Autographs, Shelley, and sacred music
I lent my proofing copy of Scatterling to someone to read. We met for coffee today so that she could return the book. She wanted to buy it, instead of ordering her own online. I said that it had three errors marked in purple in it. She said she liked it with the errors. I asked if she would like me to write something in it. She said yes. I told her that I had a green pen with me. She liked the idea of green ink. It was the cartoons she liked the most. So I said in my message that I was glad that she, too, had a naughty sense of humour. She is sixty-eight and rides a mountain bike in her free time. Never judge a book by its cover.
Unexpectedly, I had a wonderful, rambling chat with a very good old friend on Skype this evening. Lifetimes go by, and friendships stay. Almost solid; tangible even. She shared a quotation she had recently come across from Shelley’s Prometheus Unbound (Act II, Scene IV, lines 73-74):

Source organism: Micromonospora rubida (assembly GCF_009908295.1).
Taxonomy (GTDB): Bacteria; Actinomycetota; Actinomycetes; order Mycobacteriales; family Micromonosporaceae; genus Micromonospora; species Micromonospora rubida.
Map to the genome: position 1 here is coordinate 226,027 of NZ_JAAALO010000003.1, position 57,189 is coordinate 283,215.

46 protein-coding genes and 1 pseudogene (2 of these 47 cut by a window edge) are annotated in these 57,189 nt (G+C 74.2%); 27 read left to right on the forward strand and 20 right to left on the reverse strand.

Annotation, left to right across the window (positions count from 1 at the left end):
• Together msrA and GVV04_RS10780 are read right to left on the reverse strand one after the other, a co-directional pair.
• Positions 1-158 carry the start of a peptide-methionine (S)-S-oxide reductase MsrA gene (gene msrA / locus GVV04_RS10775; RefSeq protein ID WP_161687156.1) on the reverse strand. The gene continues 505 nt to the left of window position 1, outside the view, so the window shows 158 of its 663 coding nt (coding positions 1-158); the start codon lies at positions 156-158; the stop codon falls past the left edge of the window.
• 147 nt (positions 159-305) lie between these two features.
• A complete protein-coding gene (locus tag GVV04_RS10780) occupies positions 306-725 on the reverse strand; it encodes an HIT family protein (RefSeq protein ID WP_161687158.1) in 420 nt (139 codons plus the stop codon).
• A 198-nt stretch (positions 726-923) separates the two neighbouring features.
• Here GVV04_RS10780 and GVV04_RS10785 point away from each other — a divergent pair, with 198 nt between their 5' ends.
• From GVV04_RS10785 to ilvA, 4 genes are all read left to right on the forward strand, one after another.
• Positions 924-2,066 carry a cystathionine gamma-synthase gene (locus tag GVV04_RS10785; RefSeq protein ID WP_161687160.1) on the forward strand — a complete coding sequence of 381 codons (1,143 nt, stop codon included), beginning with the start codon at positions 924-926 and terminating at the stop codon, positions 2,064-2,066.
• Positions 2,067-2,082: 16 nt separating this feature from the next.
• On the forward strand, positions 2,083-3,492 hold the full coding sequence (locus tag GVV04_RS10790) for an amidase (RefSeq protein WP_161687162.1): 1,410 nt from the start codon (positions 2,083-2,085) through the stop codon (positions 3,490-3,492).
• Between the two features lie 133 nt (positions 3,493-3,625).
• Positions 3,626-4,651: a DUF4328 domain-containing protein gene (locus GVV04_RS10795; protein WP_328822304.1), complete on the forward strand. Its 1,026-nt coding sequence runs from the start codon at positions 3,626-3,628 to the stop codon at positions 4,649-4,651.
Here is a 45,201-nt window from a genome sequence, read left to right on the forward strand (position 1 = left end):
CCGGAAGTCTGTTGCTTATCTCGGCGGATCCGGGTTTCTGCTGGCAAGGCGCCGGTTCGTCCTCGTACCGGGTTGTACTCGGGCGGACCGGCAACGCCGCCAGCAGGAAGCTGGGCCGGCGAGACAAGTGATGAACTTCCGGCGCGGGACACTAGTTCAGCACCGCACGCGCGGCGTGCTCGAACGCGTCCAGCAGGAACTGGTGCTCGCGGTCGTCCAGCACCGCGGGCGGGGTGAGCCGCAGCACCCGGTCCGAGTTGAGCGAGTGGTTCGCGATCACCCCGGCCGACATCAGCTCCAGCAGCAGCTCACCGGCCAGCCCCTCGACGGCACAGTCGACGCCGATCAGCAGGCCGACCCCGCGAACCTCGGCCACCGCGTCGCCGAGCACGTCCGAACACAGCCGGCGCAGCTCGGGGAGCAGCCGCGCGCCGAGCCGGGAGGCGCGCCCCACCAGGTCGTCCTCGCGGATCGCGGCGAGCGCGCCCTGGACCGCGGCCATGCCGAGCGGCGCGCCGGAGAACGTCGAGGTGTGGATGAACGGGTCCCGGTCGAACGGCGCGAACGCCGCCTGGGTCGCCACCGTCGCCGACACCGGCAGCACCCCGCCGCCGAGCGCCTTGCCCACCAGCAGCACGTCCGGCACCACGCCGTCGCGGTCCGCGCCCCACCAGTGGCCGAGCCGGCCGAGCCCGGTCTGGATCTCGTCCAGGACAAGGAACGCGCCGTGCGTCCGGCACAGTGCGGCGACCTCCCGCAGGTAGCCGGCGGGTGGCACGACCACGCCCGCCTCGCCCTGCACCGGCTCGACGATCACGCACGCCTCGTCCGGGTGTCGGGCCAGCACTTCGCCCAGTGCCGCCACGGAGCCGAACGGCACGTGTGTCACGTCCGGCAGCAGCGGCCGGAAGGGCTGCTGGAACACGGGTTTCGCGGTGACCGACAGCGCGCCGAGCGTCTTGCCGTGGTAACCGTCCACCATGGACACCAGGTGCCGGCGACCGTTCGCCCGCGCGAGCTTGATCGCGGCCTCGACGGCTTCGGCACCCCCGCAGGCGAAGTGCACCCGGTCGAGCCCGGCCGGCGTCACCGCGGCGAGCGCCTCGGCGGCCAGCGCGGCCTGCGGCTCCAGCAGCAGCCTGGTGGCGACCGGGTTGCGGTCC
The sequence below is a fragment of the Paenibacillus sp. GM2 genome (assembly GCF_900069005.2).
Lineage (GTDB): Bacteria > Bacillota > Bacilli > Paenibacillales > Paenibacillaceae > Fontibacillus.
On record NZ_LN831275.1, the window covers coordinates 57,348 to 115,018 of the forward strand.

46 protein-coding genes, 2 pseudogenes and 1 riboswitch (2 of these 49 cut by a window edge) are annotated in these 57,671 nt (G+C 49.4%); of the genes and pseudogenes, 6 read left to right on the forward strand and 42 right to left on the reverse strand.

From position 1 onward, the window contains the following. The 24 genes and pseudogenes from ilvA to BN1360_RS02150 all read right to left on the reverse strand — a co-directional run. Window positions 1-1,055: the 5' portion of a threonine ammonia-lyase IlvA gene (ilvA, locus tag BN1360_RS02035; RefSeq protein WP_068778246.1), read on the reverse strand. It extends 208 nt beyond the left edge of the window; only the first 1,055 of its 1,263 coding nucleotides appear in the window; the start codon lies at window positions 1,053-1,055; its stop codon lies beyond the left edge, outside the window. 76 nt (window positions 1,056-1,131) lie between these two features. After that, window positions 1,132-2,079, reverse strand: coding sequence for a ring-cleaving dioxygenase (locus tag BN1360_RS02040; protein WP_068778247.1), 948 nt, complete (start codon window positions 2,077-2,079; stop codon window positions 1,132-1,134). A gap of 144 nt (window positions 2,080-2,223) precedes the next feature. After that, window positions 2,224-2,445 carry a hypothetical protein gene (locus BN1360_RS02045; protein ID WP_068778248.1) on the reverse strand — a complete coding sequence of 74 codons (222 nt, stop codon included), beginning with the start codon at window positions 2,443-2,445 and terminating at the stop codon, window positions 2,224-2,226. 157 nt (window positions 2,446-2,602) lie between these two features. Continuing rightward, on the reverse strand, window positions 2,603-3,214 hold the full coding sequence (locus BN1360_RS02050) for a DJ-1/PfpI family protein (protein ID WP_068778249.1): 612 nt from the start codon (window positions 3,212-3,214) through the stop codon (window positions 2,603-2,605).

He gave man speech, and speech created thought,
Which is the measure of the universe;
She reckons that this quotation just about sums it up – and that is after all the English literature she has ever read or taught. She will be incorporating this into an art work of some kind as a gift to her son who turns 21 soon. What a grand idea! Before we started chatting, we had made ourselves a cup of tea, just like in the old days.
In the old days, I bought myself a radio which had the dual advantage of being electric and able to pick up Short Wave. Every Sunday evening I used to tune into BBC and listen to Evensong sung by the King’s College Choir, Cambridge. As I listened tonight to this beautiful piece from Bach’s St Matthew Passion, I had a sudden flash of memory: Choral music of this ilk was once strangely conducive to the writing of French essays. It is not so strange, then, that recently I have taken to listening to such music when translating, particularly in the evening, although not when a deadline is looming. Sacred music is sacred on more than one level.